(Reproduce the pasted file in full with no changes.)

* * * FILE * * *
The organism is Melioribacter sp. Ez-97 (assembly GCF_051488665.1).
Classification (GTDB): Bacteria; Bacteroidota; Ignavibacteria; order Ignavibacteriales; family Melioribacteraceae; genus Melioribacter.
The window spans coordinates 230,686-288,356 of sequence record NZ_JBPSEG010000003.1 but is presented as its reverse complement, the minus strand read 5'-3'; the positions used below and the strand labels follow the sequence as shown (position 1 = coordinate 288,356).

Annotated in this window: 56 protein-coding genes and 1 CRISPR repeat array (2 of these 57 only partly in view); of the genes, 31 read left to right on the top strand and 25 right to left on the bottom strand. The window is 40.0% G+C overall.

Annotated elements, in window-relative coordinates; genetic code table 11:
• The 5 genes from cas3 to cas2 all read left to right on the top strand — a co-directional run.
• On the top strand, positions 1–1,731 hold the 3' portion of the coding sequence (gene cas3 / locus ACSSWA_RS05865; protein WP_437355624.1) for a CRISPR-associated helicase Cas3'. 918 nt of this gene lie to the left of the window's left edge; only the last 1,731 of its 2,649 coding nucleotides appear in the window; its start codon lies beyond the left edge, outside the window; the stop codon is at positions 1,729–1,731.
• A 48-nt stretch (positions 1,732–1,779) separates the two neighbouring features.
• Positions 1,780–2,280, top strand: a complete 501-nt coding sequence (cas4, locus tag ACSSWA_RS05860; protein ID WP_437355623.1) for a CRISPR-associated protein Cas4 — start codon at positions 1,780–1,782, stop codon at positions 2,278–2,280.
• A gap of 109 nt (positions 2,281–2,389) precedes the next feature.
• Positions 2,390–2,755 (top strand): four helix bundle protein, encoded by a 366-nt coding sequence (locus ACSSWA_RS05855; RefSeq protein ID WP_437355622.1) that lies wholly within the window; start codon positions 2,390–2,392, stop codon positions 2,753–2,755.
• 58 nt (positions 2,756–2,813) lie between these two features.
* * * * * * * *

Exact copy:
The organism is Melioribacter sp. Ez-97 (assembly GCF_051488665.1).
Classification (GTDB): Bacteria; Bacteroidota; Ignavibacteria; order Ignavibacteriales; family Melioribacteraceae; genus Melioribacter.
The window spans coordinates 230,686-288,356 of sequence record NZ_JBPSEG010000003.1 but is presented as its reverse complement, the minus strand read 5'-3'; the positions used below and the strand labels follow the sequence as shown (position 1 = coordinate 288,356).

Annotated in this window: 56 protein-coding genes and 1 CRISPR repeat array (2 of these 57 only partly in view); of the genes, 31 read left to right on the top strand and 25 right to left on the bottom strand. The window is 40.0% G+C overall.

Annotated elements, in window-relative coordinates; genetic code table 11:
• The 5 genes from cas3 to cas2 all read left to right on the top strand — a co-directional run.
• On the top strand, positions 1–1,731 hold the 3' portion of the coding sequence (gene cas3 / locus ACSSWA_RS05865; protein WP_437355624.1) for a CRISPR-associated helicase Cas3'. 918 nt of this gene lie to the left of the window's left edge; only the last 1,731 of its 2,649 coding nucleotides appear in the window; its start codon lies beyond the left edge, outside the window; the stop codon is at positions 1,729–1,731.
• A 48-nt stretch (positions 1,732–1,779) separates the two neighbouring features.
• Positions 1,780–2,280, top strand: a complete 501-nt coding sequence (cas4, locus tag ACSSWA_RS05860; protein ID WP_437355623.1) for a CRISPR-associated protein Cas4 — start codon at positions 1,780–1,782, stop codon at positions 2,278–2,280.
• A gap of 109 nt (positions 2,281–2,389) precedes the next feature.
• Positions 2,390–2,755 (top strand): four helix bundle protein, encoded by a 366-nt coding sequence (locus ACSSWA_RS05855; RefSeq protein ID WP_437355622.1) that lies wholly within the window; start codon positions 2,390–2,392, stop codon positions 2,753–2,755.
• 58 nt (positions 2,756–2,813) lie between these two features.